In many parts of the world, women are still treated as commodities to be bought and sold.
Women's fight for the right to parity continues
We have still not understood the true value of a woman. After thousands of years of human existence and centuries of women's movements, we have yet to reach the simple but seemingly elusive goal of giving worth to a woman as a human being rather than a commodity.
Women's movements have long struggled for greater freedom, equality and self-determination. Their aim has not been to belittle men, but rather elevate the status of women. To do so we have to understand "what is the value of a woman?" and how much of that value is she accorded today.
Female foeticide is still widely prevalent. In India, six million girls under six are missing. In China, there are 32 million more men than women. Both are attributed to sex selection during pregnancy.
As females grow into young women, they are valued as commodities to be sold, rented or bartered. The horror of female cutting affects an estimated 100- to 140-million girls, whose value is based on their "purity" once mutilated. Some are sold as child maids, or into prostitution. In parts of Pakistan and Afghanistan, the custom of swara means girls are married off to resolve tribal disputes. And sex trafficking of women, distressingly, seems to be on the rise all over the world.
Forced marriage and "honour" killings underline the notion that young women are the property of their menfolk. The same applies to domestic violence and murder, which are a global epidemic.
Attitudes towards divorce are far more negative when applied to women than men. Last week, a YouGov poll carried out in the GCC revealed that women are seen as "tainted", whereas men seem to emerge unscathed and are fully expected to remarry. It's a familiar story.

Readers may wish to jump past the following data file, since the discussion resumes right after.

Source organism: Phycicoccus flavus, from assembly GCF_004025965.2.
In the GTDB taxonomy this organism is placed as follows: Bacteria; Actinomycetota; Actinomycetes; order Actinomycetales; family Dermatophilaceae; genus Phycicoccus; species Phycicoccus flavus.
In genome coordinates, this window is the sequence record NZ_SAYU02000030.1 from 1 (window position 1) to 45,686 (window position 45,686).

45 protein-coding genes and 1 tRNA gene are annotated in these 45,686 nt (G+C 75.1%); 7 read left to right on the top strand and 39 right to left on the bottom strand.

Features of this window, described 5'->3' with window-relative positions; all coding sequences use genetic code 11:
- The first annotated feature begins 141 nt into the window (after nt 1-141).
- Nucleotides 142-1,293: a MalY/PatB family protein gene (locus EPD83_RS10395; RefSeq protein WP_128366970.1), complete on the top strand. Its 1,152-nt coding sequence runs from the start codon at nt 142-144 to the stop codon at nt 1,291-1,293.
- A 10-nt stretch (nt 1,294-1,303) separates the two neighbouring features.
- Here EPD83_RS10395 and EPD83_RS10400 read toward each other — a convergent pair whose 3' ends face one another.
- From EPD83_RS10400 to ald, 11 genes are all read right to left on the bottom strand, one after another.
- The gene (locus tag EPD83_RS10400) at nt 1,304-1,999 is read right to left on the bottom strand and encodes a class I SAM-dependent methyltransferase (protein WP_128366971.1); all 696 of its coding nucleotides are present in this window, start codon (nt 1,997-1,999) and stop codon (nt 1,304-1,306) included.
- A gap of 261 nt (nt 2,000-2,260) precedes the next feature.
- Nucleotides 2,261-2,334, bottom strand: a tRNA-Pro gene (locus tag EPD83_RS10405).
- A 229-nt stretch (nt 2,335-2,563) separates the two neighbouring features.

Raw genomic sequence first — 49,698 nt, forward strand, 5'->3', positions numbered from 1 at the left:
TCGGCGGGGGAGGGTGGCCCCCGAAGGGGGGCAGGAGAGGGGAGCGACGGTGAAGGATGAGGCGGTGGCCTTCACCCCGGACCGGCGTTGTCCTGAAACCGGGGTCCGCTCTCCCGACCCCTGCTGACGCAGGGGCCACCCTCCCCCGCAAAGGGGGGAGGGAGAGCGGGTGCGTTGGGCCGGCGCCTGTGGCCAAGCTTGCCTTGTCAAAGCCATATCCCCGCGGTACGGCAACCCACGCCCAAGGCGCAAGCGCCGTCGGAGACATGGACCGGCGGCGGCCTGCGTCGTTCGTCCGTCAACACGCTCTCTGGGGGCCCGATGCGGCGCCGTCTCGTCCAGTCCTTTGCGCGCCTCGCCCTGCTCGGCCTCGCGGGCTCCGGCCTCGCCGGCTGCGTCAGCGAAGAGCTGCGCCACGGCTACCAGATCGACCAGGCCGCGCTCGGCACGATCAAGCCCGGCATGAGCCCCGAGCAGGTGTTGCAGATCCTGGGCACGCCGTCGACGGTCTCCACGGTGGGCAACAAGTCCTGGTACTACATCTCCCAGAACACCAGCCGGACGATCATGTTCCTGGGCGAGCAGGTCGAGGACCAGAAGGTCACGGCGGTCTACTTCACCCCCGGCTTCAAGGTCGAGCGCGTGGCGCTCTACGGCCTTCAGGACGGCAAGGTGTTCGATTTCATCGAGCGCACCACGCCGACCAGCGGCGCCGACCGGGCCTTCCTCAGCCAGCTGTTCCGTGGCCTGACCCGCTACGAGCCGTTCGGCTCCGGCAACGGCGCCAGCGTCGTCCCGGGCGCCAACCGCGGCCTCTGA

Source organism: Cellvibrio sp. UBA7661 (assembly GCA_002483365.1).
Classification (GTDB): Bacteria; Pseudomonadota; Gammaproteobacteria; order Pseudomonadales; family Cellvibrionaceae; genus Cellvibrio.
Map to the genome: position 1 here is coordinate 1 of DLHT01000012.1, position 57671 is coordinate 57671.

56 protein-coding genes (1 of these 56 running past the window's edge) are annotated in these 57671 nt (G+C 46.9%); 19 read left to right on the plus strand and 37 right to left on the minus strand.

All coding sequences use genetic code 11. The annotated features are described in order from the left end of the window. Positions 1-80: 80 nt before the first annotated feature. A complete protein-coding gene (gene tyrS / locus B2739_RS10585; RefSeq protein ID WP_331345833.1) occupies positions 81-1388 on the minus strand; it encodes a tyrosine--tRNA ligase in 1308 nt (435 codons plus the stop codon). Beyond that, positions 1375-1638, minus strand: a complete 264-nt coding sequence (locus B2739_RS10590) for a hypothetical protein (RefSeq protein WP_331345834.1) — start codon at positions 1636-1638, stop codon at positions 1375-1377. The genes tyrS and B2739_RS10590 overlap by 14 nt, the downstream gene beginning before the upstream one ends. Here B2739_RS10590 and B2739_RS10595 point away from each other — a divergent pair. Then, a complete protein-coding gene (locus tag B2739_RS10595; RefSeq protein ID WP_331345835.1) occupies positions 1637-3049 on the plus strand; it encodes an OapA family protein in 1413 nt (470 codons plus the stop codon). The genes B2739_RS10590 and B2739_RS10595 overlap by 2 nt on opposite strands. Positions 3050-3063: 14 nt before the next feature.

There are big picture questions about the worth we give to women that need to be addressed and applied to every society around the world. Are women simply units for economic generation? Is the push to get them out of motherhood and into work simply so that they can increase their financial contribution to the economy? Why does the pay gap persist between genders?
Motherhood and housewifery are still considered easy, brainless and low value occupations. Paradoxically, few women break through the glass ceilings of organisations, whether commercial, political or public. And we are still stuck in a time warp where women are treated as pretty objects to sell goods, or taken up as trophy wives. In short, are women really treated as people, or power objects?
Of course, I highlight these depressing statistics and trends so that we can confront the stark question of whether our societies in reality attribute value to women. And of course none of this means that men's value doesn't need to be looked into either. The snapshot of trends from different cultures and geographies shows us something important: women's social worth is far beneath any expectation that a human being should have.
Huge strides have been made in improving women's status, but there is still a long way to go. A woman's worth is not to be calculated by her economic potential, nor her sales value. She is not a commodity to be bartered. Her value is inherent in her whatever her life situation: before birth, during childhood, single, married, mother, divorced, widowed, or any other status she chooses for herself. A woman's value lies in this simple fact: she is a human being, with human rights.
Shelina Zahra Janmohamed is the author of Love in a Headscarf and blogs at www.spirit21.co.uk